Course Handbook

An overview - a course outline

Learning Activities

Reflective Learning

The value of reflection in teaching and learning is well-documented; reflective practice in higher education can take place during teaching activities or afterwards (what Donald Schon, author of The Reflective Practitioner called "reflection-on-action").

We ask that you take time each week to gather your thoughts, think about what you are trying to achieve, recall what you observed and experienced, and record these thoughts in some concrete way in a personal learning journal.

Your personal learning journals can be in any format that works (e.g., paper-based, handwritten, types or drawn - or digitally recorded, typed, drawn, recorded). Just try to record regularly so you don't lose details as the weeks fly by.

Sharing parts of your journal, significant learning moments or new ideas or questions generated by your thinking about your learning, with others, can broaden the scope of your reflective practice. We ask that you contribute some reflections each week to the Weekly Reflections forum.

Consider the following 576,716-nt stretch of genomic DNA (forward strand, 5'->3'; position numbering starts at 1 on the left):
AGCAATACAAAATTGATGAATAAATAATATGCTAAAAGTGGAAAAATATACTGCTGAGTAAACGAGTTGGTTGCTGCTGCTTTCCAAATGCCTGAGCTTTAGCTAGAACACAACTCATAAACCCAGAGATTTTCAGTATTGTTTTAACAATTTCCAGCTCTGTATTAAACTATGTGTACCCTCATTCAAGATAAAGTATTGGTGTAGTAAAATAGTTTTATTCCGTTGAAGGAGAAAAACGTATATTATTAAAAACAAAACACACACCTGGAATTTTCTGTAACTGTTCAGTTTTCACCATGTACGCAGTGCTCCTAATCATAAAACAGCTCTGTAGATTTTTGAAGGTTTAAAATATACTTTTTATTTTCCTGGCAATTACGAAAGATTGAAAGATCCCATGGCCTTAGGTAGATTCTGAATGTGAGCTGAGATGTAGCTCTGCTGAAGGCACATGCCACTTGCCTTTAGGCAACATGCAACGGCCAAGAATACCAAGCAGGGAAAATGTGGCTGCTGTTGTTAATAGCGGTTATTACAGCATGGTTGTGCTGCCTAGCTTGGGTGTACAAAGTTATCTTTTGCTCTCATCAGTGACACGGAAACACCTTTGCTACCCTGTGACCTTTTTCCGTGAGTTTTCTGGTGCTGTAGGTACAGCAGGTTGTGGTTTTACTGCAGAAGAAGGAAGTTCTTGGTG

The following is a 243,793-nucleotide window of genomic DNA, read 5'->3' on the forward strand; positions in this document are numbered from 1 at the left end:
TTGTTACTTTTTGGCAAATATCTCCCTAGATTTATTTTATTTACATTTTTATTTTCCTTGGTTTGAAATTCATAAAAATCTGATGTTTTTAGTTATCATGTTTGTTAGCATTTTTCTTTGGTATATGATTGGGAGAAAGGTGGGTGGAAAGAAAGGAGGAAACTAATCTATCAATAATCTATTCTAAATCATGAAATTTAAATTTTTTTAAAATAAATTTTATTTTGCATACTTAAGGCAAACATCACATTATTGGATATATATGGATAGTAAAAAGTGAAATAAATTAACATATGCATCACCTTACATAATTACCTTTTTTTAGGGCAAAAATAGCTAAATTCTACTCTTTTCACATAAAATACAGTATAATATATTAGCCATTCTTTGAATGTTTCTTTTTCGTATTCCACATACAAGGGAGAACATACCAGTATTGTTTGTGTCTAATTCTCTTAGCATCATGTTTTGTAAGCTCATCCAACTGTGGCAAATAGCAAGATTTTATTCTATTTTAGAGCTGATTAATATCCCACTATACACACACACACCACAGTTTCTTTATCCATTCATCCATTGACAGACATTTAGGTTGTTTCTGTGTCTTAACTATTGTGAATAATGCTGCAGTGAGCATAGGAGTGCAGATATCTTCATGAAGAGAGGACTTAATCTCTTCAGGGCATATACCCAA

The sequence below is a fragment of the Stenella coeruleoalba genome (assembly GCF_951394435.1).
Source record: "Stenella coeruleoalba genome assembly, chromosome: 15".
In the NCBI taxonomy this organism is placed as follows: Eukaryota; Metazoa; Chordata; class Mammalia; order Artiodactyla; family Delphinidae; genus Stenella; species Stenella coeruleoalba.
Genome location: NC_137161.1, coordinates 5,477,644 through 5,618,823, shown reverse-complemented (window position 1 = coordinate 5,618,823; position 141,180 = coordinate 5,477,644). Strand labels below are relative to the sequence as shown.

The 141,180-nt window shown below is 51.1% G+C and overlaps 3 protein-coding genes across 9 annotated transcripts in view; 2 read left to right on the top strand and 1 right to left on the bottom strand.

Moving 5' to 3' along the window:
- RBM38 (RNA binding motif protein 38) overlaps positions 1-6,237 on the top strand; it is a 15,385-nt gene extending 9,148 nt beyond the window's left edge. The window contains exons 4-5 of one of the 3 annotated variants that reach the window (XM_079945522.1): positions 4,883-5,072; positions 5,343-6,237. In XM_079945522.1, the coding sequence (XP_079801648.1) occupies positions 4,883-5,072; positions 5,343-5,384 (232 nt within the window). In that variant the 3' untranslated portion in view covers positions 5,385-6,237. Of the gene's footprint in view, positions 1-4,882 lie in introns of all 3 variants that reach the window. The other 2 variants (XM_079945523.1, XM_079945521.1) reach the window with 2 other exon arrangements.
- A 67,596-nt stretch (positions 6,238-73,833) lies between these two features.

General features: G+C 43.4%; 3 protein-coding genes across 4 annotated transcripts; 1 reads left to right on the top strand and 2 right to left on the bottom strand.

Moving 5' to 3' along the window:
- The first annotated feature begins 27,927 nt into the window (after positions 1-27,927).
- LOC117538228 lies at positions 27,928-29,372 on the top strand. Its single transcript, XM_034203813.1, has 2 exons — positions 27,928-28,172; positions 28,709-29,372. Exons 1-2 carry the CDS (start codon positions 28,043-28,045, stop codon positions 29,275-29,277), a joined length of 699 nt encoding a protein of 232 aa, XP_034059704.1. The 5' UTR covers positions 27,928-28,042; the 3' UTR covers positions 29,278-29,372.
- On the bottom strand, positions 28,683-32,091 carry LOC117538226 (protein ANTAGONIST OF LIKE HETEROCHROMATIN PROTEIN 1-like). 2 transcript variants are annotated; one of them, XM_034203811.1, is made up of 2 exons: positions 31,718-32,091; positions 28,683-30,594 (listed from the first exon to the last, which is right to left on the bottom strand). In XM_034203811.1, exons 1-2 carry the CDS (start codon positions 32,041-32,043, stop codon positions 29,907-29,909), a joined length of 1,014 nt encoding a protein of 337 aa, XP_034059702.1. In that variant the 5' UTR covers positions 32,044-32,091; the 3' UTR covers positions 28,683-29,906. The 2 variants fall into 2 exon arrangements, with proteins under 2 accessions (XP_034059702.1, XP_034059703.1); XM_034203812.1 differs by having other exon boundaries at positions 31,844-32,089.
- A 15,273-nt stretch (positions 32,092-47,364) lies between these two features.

Reflective prompts

We have found that many participants enjoyed reflecting with some form of guidance or inspiring questions. So, near the beginning of each week, we'll pose a "thinking" question to ponder during the week. At the end of the week we'll prompt you to share your response to that question and to add any other "nuggets" of learning you think others might enjoy.

References:

Smith, M.K. (2011). Donald Schon: learning, reflection and change, The encyclopedia of informal education, retrieved Dec. 10, 2016 from http://infed.org/mobi/donald-schon-learning-reflection-change/